45. Vermont
  46. Virginia
  47. Washington
  48. West Virginia
  49. Wisconsin
  50. Wyoming

Tech Review: Mailfence Encrypted Email

In my line of work, secure, private and encrypted emails are becoming an everyday necessity, especially these days. While the major players in the game remain ProtonMail and Tutanota, earlier this year I learned of a new up and coming provider operating out of Belgium – Mailfence – and decided to test the service out for myself. Here’s what I learned, and why I now run my business through their servers.

Customer Service

The first thing to catch my attention about Mailfence was their responsiveness to customer service inquires, even on social media and when dealing with free account holders. For example, even whilst hosting a free account on their service I received messages back from customer support within 24 hours time. Not only this, but their social media channels remain open to the public and are very responsive to messages. By comparison, other email service providers do not have any open lines of communication through social media, and most will only provide support to paying customers.

Accounts & Plans

Mailfence offers a wide range of account services including, free, entry, pro and business level plans. If you would like to learn more about each individual plan, as well as the added costs/benefits between them, please utilize the following link.

View All Plans Here: https://mailfence.com/#register

Even though the company operates out of Belgium, they do accept payments through foreign currency, including the American dollar, and perform the currency exchange on their end. This is important to understand because not every European based company is willing to do this. For example, in 2014 I was unable to register for Perfect Privacy VPN out of the Netherlands due to their reluctance to accept anything other than Euros. Perhaps most notably, even after submitting my debit card for payment, Mailfence enacted a delay on processing the payment in order to review my account/purchase – clearly indicating that the company isn’t just after some quick cash grab, but instead has a set of moral standards in place governing what they do and who they do business with. I know, imagine that – right?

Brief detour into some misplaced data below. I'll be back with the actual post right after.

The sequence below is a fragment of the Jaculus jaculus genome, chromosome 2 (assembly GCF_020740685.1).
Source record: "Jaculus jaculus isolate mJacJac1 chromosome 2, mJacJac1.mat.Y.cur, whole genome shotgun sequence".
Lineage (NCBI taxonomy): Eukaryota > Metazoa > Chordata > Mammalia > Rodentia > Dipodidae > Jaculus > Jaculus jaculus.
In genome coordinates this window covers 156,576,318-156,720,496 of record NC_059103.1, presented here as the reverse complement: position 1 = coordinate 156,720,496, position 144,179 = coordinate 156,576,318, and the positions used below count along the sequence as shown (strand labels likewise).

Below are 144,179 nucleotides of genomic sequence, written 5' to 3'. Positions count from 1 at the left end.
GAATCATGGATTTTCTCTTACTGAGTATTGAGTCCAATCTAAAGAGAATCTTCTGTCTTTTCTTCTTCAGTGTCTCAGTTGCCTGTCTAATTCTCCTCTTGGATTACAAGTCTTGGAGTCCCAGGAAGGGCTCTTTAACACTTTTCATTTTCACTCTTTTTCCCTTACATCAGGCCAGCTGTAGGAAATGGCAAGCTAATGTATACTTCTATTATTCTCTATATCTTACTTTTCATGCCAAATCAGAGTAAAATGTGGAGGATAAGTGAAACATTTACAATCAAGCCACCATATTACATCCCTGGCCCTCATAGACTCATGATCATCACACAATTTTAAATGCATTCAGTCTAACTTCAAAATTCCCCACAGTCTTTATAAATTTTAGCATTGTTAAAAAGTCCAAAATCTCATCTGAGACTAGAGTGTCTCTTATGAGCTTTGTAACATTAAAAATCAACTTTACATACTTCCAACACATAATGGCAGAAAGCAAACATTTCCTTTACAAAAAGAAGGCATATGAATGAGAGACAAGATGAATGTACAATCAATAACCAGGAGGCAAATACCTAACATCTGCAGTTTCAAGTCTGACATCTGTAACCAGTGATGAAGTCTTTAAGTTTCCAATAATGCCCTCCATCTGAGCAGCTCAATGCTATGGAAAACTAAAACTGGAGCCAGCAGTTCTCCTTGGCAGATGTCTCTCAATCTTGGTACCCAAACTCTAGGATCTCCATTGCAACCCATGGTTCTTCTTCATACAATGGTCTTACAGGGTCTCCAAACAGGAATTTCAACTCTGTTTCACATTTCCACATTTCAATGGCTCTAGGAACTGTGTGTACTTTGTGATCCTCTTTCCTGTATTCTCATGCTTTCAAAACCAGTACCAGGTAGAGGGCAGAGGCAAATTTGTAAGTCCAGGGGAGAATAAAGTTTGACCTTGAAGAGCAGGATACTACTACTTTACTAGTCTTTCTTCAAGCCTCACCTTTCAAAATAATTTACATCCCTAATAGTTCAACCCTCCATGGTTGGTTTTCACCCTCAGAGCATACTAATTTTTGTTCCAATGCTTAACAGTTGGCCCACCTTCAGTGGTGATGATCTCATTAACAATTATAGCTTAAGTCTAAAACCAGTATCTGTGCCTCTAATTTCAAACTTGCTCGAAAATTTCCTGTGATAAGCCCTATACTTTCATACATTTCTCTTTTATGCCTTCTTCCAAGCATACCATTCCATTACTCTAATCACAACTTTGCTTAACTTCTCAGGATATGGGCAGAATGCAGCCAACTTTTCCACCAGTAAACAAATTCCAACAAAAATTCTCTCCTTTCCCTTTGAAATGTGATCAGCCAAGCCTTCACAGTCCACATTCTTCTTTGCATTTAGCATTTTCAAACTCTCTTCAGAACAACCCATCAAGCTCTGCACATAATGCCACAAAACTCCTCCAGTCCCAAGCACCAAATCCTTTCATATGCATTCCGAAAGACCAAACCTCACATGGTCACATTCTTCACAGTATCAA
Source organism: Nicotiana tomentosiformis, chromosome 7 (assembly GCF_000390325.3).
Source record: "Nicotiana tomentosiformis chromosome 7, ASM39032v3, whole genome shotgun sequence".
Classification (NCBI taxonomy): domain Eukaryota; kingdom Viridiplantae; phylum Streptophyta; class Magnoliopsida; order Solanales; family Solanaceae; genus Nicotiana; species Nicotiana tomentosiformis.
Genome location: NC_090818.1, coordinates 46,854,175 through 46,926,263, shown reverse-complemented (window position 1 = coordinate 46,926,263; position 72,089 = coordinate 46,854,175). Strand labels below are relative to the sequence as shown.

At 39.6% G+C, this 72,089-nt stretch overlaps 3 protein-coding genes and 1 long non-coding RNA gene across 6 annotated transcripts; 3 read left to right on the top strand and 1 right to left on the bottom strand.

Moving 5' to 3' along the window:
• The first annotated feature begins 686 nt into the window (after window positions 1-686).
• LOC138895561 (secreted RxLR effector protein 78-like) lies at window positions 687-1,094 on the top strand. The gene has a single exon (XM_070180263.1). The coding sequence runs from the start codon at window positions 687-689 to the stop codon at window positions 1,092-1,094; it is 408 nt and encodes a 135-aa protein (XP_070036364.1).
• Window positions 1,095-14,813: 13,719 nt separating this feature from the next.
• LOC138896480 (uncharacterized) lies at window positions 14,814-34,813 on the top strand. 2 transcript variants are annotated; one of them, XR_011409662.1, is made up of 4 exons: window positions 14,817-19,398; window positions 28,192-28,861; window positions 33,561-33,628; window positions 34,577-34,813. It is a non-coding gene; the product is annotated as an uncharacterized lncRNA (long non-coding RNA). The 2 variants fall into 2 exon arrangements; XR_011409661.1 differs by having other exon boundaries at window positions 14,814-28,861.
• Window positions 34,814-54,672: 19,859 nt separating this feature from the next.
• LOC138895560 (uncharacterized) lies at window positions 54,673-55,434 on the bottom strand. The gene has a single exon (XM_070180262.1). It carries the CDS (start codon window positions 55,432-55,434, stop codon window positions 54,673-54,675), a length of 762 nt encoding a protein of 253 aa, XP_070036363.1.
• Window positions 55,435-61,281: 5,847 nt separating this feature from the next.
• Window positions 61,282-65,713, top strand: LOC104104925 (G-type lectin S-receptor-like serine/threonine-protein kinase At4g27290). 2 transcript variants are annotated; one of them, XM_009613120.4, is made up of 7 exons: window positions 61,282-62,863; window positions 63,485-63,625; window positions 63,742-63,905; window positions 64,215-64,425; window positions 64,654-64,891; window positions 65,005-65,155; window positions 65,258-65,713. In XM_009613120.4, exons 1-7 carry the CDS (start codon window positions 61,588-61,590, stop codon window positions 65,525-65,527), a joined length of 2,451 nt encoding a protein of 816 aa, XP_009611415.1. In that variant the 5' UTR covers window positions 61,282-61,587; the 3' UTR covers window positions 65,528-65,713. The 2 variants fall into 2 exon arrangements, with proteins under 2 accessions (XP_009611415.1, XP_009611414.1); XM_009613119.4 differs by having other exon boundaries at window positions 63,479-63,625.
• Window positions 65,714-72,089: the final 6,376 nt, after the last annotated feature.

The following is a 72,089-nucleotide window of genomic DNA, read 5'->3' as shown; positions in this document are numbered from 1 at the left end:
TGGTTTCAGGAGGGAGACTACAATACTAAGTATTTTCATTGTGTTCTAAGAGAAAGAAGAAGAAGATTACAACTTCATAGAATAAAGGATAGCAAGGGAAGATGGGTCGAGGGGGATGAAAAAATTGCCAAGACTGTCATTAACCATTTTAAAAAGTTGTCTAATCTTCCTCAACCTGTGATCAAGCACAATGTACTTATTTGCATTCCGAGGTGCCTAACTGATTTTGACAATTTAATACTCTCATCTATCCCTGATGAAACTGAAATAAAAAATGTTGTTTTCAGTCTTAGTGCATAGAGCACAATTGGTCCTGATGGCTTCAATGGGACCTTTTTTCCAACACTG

Additionally, each Mailfence email address comes with built in data storage, acting as a de fecto Cloud storage account for all your important documents. Personally, I keep all of my most important documentation backed up through Mailfence. By comparison, I refuse to keep this sort of information stored on any other data hosting platform – especially Google.

Data Servers & Security

Mailfence‘s largest claim to fame, and what separates them from their competition, is the fact that the company hosts their data servers in and operates their business out of Belgium, which is known to have literally THE strictest privacy laws of any country in the world. Not only this, but Mailfence also goes out of its way to protect its website using TLS and SSL certificates which ensure that “no American certification authority is involved in the certification chain” – something I have personally never even seen before. Their site also enforces HSTS security headers and features state of the art encryption on all messages – more on that later on.

Data servers and country of origin is important to understand. As I have pointed out in a previous article on this subject, different countries have different laws when it comes to data storage and business/customer confidentially. Moreover, while countries like Switzerland would have you believe they hold the most secured privacy laws due to their world renown banking system, this just simply isn’t the case when it comes to cyber security. For example, ProtonMail tries to bank on Switzerland’s historic reputation, but ProtonMail was developed in part by researches at the Massachusetts Institute of Technology (MIT) and their relationship to/with the NSA and US Government is more than just rumor at this point. The fact of the matter is that, at the present moment in time, Belgium does more to protect customer privacy and data confidentially than any other country in the world – period, end of story.